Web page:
Current cutoff circuit CCC may include an n-type field effect transistor TN0, resistor RR, fuse FE, and pad electrode PD. Resistor RR may have one terminal connected to a power supply and another terminal commonly connected to the gate of n-type field effect transistor TN0 and pad electrode PD. Fuse FE may have one terminal connected to the ground and another terminal connected to the source of n-type field effect transistor TN0. N-type field effect transistor TN0 may have a drain connected to internal ground wiring GL.

Defect address storing circuit PRG3 illustrated in FIG. 4 may exhibit the same essential function as that of the above-mentioned defect address storing circuit PRG illustrated in FIG. 2.

Current cutoff circuit CCC may cut off a current that passes through fuses (F01-F02 to Fn1-Fn2) during a characterization test to see if defects exist in the semiconductor memory device 100. Also, current cutoff circuit CCC may cut off current that passes through fuses (F01-F02 to Fn1-Fn2) when a redundant circuitry, such as defect address storing circuit PRG3, is not being used.

The operation of the third embodiment illustrated in FIG. 4 will now be described.

First, the operation in the case where the semiconductor memory device 100 is being characterized to determine if defect address storing circuit PRG3 should include a stored defect address that may be used to identify a defective address will be described.

When a test, such as a probe test, is being executed to characterize the semiconductor memory device 100 to determine if there are bad bits that need replaced with redundancy, a probe from the tester may be brought into electrical contact with pad electrode PD. In this way, the tester may apply a low level to the pad electrode PD. As a result, a low level is applied to the gate of n-type field effect transistor TN0. Thus, n-type field effect transistor TN0 may be turned off. Because n-type field effect transistor TN0 is connected to supply the ground potential to internal ground wiring GL, internal ground wiring GL may be cut off from the ground. Thus, when a test is being executed to characterize the semiconductor memory device 100 to determine if there are bad bits that need replaced with redundancy, defect address storing circuit PRG3 may not include current paths from the power supply to ground through intact fuses (FE and F01-F02 to Fn1-Fn2). These current paths may be eliminated by turning off n-type field effect transistor TN0.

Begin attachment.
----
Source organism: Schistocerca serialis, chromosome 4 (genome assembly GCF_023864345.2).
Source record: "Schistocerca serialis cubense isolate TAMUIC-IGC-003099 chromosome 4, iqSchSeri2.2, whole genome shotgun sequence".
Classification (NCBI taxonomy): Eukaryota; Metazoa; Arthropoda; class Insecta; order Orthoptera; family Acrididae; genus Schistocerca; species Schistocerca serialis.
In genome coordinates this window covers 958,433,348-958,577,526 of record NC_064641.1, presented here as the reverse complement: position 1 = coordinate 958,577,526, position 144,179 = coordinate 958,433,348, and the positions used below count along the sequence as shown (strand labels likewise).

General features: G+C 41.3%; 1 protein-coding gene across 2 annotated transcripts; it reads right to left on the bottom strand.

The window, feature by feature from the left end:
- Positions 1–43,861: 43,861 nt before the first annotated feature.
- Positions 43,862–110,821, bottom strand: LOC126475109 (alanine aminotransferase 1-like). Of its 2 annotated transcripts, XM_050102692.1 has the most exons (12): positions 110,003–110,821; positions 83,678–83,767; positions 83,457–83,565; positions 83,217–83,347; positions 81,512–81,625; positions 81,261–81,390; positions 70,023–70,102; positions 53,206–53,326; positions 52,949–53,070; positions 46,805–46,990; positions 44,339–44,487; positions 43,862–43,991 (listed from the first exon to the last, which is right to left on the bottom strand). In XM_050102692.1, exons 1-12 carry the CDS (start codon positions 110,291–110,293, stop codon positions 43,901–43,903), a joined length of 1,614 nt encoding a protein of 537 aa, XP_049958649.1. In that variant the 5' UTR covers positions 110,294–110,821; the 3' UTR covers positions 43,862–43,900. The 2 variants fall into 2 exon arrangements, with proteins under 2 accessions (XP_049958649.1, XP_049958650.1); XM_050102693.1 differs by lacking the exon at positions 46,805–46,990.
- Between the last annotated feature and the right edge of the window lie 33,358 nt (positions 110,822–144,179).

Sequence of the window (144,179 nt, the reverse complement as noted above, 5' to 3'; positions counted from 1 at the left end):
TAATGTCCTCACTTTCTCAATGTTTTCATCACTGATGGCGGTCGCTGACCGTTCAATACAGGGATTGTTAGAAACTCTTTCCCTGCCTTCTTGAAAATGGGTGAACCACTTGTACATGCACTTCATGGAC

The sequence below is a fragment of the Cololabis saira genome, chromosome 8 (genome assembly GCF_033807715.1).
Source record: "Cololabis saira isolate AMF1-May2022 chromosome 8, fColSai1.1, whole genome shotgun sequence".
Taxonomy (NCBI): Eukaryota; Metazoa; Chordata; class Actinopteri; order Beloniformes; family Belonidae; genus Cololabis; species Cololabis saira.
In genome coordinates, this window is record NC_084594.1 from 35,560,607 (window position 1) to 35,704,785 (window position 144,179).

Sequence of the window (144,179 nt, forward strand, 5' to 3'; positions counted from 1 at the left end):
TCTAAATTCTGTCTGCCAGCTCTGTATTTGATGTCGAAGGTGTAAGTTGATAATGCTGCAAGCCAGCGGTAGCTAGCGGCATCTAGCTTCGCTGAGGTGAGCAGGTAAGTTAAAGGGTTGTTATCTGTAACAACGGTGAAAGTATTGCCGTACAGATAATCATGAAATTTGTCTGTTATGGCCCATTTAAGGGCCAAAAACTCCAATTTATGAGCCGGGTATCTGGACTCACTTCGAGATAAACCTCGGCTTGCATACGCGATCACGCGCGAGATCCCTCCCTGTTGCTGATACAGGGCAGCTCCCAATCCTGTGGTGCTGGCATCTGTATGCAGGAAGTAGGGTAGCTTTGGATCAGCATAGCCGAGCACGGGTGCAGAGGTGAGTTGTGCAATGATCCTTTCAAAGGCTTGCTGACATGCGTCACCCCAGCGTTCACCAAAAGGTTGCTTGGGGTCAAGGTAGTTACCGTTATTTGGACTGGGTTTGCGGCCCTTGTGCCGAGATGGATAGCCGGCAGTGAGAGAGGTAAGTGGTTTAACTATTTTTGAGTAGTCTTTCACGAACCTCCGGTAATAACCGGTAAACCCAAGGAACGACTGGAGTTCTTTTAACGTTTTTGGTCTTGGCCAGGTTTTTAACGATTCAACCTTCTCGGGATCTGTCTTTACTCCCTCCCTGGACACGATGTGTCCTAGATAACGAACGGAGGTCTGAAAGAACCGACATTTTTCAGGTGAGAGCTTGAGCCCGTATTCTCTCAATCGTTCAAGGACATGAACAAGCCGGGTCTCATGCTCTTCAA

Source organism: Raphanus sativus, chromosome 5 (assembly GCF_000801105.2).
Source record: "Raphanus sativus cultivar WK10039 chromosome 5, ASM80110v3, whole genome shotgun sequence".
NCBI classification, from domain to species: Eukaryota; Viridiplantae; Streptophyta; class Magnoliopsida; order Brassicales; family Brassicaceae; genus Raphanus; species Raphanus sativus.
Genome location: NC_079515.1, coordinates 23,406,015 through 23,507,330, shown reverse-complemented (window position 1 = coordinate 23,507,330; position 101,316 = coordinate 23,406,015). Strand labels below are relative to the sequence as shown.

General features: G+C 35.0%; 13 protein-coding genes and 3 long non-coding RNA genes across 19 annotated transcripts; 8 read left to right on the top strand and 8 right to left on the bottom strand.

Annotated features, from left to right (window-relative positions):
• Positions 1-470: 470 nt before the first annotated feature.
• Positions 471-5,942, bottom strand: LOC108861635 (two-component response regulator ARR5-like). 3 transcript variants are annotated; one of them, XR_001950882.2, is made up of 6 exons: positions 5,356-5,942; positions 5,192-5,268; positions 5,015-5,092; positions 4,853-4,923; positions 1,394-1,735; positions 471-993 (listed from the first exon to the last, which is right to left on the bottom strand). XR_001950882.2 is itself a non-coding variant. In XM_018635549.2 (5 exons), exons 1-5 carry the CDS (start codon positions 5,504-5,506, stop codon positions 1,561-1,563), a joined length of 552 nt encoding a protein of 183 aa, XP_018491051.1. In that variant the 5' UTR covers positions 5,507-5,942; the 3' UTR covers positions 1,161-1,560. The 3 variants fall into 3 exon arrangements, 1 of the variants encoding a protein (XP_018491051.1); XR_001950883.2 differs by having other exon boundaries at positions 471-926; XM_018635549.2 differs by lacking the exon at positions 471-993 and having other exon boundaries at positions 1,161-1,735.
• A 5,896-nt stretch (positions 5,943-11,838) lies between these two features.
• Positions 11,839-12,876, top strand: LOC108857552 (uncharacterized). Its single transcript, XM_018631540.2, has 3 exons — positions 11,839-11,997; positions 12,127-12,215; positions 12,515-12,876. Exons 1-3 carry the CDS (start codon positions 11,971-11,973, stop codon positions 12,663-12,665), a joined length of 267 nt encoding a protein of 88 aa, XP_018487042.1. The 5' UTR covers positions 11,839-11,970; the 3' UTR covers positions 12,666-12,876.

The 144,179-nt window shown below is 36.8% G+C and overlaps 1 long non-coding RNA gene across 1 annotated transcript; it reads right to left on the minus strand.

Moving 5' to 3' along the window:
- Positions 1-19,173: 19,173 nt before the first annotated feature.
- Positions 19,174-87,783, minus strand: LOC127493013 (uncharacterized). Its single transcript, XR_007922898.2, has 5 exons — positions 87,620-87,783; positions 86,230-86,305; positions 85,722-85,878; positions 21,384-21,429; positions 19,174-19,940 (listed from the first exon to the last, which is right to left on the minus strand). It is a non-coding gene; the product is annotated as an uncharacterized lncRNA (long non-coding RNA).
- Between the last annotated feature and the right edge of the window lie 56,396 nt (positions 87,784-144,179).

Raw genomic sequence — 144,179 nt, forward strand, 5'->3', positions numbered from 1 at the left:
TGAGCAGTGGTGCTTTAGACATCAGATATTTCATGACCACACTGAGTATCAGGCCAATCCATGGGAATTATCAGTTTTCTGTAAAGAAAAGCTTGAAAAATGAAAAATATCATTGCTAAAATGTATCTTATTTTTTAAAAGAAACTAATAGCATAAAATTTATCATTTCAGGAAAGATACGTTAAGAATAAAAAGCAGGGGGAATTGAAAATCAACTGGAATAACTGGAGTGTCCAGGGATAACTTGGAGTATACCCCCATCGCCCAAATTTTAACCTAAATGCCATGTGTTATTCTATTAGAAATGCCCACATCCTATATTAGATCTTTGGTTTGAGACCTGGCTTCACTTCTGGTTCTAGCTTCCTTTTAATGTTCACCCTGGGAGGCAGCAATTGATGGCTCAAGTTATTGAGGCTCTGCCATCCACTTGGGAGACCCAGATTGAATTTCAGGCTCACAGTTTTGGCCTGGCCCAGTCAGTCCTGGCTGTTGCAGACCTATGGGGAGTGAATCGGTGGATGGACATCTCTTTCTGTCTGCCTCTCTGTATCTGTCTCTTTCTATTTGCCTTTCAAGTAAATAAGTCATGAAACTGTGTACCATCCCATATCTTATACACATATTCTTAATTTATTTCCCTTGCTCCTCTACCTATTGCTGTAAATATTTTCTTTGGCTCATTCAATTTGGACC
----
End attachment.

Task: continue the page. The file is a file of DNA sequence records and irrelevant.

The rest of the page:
The operation of defect address storing circuit PRG3 when programmed with a stored defect address will now be described.